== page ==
Marlin Mine vote on the agenda for shareholder meetings

http://tjhoiland.com/wordpress/2011/05/marlin-mine-vote-on-the-agenda-for-shareholder-meetings/

Marlin Mine vote on the agenda for shareholder meetings
Tim Høiland
May 13th, 2011

With Goldcorp‘s annual meetings coming up in Vancouver next week, once again shareholders will have the chance to vote on a proposed resolution to suspend operations. I’ve written (http://tjhoiland.com/wordpress/2011/03/congress-marlin-mine/) about this at length (http://tjhoiland.com/wordpress/wp-content/uploads/2010/10/hoiland-PRISMcover-novdec2010.pdf) before, so I won’t give all the back story here, but needless to say, the saga has been ongoing for quite some time. Human rights violations, lack of community consultation, environmental devastation, even death threats and possibly murder, have all been alleged. One Canadian visual artist describes her visit to the mine, and specifically the tailings pond containing cyanide:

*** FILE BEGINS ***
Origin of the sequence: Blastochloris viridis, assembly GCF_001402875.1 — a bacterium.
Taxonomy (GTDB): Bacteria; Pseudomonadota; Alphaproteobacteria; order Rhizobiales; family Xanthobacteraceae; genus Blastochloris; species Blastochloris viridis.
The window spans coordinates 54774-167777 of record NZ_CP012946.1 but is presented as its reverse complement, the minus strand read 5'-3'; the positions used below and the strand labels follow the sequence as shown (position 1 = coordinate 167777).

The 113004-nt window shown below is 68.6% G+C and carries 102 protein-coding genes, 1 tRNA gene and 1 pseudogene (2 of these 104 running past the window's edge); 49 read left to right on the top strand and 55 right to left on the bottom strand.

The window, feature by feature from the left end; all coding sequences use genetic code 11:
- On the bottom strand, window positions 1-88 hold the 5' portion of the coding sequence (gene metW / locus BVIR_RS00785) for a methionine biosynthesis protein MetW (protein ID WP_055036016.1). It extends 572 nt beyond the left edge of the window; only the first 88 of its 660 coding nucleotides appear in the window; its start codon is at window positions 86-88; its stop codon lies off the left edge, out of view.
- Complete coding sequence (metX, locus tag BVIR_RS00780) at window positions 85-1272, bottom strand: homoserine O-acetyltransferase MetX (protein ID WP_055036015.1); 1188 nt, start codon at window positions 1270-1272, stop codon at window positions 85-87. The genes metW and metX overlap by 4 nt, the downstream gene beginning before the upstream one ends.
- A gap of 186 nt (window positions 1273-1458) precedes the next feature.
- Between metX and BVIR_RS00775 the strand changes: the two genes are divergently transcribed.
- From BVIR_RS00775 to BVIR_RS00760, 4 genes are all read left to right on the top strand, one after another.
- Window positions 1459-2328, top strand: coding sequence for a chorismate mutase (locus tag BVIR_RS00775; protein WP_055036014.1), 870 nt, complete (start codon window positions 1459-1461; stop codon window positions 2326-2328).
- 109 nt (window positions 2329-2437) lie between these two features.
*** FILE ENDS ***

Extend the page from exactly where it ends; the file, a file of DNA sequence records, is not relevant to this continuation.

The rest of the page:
There were “mountains of white foam” on the edges of the “totally toxic” pond whose water was a bright blue hue, the Vancouver resident recalled in an interview at the Georgia Straight offices.

“We were standing at the top of a hill, and I feel like my eyes are totally burning,” Schambach said. “And the hairs of my nose are, like, piercing my skin.”

While this account is obviously unscientific (one can find the science elsewhere (http://physiciansforhumanrights.org/library/news-2010-05-18-english.html)), I think it’s safe to say that nobody would want this sort of a scene in their own backyard. And, not surprisingly, 18 indigenous Mayan communities (http://www.straight.com/article-392149/vancouver/goldcorps-guatemalan-mine-attracts-criticism) have voiced their concern, leading the Inter-American Commission on Human Rights to call for the mine’s suspension (http://www.guatemala-times.com/news/guatemala/1668–iachr-calls-on-the-guatemalan-government-and-goldcorp-to-halt-mining.html).

In the absence of any sort of enforced accountability structure preventing basic human rights and environmental abuses, chances are good that shareholders will choose to continue with business as usual.

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